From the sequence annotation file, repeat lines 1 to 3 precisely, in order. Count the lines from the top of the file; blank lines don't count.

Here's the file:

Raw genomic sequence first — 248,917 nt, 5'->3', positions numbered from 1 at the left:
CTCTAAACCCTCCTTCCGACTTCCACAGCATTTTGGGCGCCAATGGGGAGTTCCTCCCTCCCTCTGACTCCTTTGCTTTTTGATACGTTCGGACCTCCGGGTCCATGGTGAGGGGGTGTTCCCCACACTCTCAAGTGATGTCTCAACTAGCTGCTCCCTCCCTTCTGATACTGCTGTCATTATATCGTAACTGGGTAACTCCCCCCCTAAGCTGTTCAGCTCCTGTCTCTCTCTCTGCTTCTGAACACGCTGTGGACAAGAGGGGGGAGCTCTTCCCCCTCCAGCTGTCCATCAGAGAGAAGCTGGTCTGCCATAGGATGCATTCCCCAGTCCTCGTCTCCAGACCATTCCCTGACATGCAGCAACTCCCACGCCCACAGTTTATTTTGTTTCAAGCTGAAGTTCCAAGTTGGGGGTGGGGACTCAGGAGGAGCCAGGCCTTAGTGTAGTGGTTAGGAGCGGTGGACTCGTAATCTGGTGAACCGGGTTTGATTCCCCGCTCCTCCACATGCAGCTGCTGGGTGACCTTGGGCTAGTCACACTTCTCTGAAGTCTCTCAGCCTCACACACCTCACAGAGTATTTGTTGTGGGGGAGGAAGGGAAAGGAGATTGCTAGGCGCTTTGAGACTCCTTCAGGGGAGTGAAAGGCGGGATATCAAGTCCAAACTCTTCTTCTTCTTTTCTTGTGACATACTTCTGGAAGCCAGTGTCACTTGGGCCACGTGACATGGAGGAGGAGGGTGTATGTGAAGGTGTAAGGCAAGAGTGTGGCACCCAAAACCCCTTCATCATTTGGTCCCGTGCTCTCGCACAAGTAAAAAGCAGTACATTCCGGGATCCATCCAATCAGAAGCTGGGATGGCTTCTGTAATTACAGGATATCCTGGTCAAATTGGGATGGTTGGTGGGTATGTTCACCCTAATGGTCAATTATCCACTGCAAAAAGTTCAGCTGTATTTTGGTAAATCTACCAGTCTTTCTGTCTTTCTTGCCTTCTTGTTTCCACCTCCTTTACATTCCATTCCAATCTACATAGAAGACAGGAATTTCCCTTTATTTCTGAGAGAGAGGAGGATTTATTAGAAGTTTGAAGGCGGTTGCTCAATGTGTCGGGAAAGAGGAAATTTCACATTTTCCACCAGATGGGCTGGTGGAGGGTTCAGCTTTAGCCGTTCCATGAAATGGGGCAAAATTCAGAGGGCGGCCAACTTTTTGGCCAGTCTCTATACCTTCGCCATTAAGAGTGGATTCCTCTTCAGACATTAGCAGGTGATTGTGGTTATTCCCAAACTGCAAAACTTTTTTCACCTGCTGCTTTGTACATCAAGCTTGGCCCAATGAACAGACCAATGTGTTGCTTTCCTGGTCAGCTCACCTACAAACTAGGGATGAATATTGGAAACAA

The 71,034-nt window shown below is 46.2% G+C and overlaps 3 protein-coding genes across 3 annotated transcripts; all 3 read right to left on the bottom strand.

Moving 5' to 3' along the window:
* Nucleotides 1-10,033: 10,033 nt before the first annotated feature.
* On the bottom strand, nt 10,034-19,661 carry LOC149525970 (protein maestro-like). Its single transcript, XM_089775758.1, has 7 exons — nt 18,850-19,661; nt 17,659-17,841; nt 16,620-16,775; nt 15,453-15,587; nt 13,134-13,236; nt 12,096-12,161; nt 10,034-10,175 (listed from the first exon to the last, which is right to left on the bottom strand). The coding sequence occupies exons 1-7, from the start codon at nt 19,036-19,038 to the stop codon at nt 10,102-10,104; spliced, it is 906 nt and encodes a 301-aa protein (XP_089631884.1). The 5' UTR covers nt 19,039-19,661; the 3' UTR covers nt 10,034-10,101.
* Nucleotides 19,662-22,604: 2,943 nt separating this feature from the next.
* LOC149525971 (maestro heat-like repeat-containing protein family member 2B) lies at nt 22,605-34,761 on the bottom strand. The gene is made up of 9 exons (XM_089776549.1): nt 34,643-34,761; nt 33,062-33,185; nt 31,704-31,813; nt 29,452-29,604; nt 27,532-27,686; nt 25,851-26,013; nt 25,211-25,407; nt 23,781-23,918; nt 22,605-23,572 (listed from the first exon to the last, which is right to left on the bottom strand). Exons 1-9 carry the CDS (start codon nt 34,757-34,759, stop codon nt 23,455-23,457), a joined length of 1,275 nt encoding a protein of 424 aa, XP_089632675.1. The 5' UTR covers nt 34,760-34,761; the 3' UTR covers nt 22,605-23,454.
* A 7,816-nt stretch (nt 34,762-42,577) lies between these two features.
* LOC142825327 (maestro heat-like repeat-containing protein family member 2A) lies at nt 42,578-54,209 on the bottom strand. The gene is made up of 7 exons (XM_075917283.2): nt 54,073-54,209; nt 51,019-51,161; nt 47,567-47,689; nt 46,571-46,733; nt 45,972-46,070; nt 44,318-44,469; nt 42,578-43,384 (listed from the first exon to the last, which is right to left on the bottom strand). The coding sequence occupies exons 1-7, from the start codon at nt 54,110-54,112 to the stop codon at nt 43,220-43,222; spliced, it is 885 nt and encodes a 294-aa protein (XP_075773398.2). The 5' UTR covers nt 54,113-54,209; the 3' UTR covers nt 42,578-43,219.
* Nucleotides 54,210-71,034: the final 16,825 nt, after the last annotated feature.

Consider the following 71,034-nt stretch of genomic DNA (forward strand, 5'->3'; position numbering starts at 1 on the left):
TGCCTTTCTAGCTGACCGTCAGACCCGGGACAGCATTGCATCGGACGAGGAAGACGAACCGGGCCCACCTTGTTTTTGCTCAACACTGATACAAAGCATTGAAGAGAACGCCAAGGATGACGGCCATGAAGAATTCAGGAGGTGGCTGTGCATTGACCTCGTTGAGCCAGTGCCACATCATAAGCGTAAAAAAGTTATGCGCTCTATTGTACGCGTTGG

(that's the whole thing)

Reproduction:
Raw genomic sequence first — 248,917 nt, 5'->3', positions numbered from 1 at the left:
CTCTAAACCCTCCTTCCGACTTCCACAGCATTTTGGGCGCCAATGGGGAGTTCCTCCCTCCCTCTGACTCCTTTGCTTTTTGATACGTTCGGACCTCCGGGTCCATGGTGAGGGGGTGTTCCCCACACTCTCAAGTGATGTCTCAACTAGCTGCTCCCTCCCTTCTGATACTGCTGTCATTATATCGTAACTGGGTAACTCCCCCCCTAAGCTGTTCAGCTCCTGTCTCTCTCTCTGCTTCTGAACACGCTGTGGACAAGAGGGGGGAGCTCTTCCCCCTCCAGCTGTCCATCAGAGAGAAGCTGGTCTGCCATAGGATGCATTCCCCAGTCCTCGTCTCCAGACCATTCCCTGACATGCAGCAACTCCCACGCCCACAGTTTATTTTGTTTCAAGCTGAAGTTCCAAGTTGGGGGTGGGGACTCAGGAGGAGCCAGGCCTTAGTGTAGTGGTTAGGAGCGGTGGACTCGTAATCTGGTGAACCGGGTTTGATTCCCCGCTCCTCCACATGCAGCTGCTGGGTGACCTTGGGCTAGTCACACTTCTCTGAAGTCTCTCAGCCTCACACACCTCACAGAGTATTTGTTGTGGGGGAGGAAGGGAAAGGAGATTGCTAGGCGCTTTGAGACTCCTTCAGGGGAGTGAAAGGCGGGATATCAAGTCCAAACTCTTCTTCTTCTTTTCTTGTGACATACTTCTGGAAGCCAGTGTCACTTGGGCCACGTGACATGGAGGAGGAGGGTGTATGTGAAGGTGTAAGGCAAGAGTGTGGCACCCAAAACCCCTTCATCATTTGGTCCCGTGCTCTCGCACAAGTAAAAAGCAGTACATTCCGGGATCCATCCAATCAGAAGCTGGGATGGCTTCTGTAATTACAGGATATCCTGGTCAAATTGGGATGGTTGGTGGGTATGTTCACCCTAATGGTCAATTATCCACTGCAAAAAGTTCAGCTGTATTTTGGTAAATCTACCAGTCTTTCTGTCTTTCTTGCCTTCTTGTTTCCACCTCCTTTACATTCCATTCCAATCTACATAGAAGACAGGAATTTCCCTTTATTTCTGAGAGAGAGGAGGATTTATTAGAAGTTTGAAGGCGGTTGCTCAATGTGTCGGGAAAGAGGAAATTTCACATTTTCCACCAGATGGGCTGGTGGAGGGTTCAGCTTTAGCCGTTCCATGAAATGGGGCAAAATTCAGAGGGCGGCCAACTTTTTGGCCAGTCTCTATACCTTCGCCATTAAGAGTGGATTCCTCTTCAGACATTAGCAGGTGATTGTGGTTATTCCCAAACTGCAAAACTTTTTTCACCTGCTGCTTTGTACATCAAGCTTGGCCCAATGAACAGACCAATGTGTTGCTTTCCTGGTCAGCTCACCTACAAACTAGGGATGAATATTGGAAACAA

The 71,034-nt window shown below is 46.2% G+C and overlaps 3 protein-coding genes across 3 annotated transcripts; all 3 read right to left on the bottom strand.